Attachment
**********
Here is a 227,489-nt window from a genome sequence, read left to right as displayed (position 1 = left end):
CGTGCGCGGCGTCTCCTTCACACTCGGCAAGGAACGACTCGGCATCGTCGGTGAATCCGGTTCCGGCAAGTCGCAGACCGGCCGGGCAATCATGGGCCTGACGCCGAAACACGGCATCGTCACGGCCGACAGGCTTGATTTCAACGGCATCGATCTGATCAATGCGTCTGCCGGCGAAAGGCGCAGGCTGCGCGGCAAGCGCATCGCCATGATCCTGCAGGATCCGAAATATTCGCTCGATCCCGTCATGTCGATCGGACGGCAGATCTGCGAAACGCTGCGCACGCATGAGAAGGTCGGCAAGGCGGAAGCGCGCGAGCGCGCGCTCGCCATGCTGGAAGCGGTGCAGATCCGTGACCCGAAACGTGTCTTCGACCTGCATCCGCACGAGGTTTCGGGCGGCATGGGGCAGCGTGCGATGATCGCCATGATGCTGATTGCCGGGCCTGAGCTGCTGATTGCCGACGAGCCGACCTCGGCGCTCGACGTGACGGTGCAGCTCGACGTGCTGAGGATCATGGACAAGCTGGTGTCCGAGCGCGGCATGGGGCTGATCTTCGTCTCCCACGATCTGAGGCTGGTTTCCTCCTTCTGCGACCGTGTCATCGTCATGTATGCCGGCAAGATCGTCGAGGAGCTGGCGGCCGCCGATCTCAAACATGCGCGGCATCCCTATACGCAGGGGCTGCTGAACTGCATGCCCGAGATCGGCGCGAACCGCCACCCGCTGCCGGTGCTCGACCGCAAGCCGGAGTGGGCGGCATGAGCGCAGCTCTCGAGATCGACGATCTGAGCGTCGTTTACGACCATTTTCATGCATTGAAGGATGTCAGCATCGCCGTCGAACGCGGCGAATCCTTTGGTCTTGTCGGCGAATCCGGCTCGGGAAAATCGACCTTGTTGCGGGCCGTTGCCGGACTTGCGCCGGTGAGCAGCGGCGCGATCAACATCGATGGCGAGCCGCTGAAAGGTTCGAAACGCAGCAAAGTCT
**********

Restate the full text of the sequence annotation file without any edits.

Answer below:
Here is a 227,489-nt window from a genome sequence, read left to right as displayed (position 1 = left end):
CGTGCGCGGCGTCTCCTTCACACTCGGCAAGGAACGACTCGGCATCGTCGGTGAATCCGGTTCCGGCAAGTCGCAGACCGGCCGGGCAATCATGGGCCTGACGCCGAAACACGGCATCGTCACGGCCGACAGGCTTGATTTCAACGGCATCGATCTGATCAATGCGTCTGCCGGCGAAAGGCGCAGGCTGCGCGGCAAGCGCATCGCCATGATCCTGCAGGATCCGAAATATTCGCTCGATCCCGTCATGTCGATCGGACGGCAGATCTGCGAAACGCTGCGCACGCATGAGAAGGTCGGCAAGGCGGAAGCGCGCGAGCGCGCGCTCGCCATGCTGGAAGCGGTGCAGATCCGTGACCCGAAACGTGTCTTCGACCTGCATCCGCACGAGGTTTCGGGCGGCATGGGGCAGCGTGCGATGATCGCCATGATGCTGATTGCCGGGCCTGAGCTGCTGATTGCCGACGAGCCGACCTCGGCGCTCGACGTGACGGTGCAGCTCGACGTGCTGAGGATCATGGACAAGCTGGTGTCCGAGCGCGGCATGGGGCTGATCTTCGTCTCCCACGATCTGAGGCTGGTTTCCTCCTTCTGCGACCGTGTCATCGTCATGTATGCCGGCAAGATCGTCGAGGAGCTGGCGGCCGCCGATCTCAAACATGCGCGGCATCCCTATACGCAGGGGCTGCTGAACTGCATGCCCGAGATCGGCGCGAACCGCCACCCGCTGCCGGTGCTCGACCGCAAGCCGGAGTGGGCGGCATGAGCGCAGCTCTCGAGATCGACGATCTGAGCGTCGTTTACGACCATTTTCATGCATTGAAGGATGTCAGCATCGCCGTCGAACGCGGCGAATCCTTTGGTCTTGTCGGCGAATCCGGCTCGGGAAAATCGACCTTGTTGCGGGCCGTTGCCGGACTTGCGCCGGTGAGCAGCGGCGCGATCAACATCGATGGCGAGCCGCTGAAAGGTTCGAAACGCAGCAAAGTCT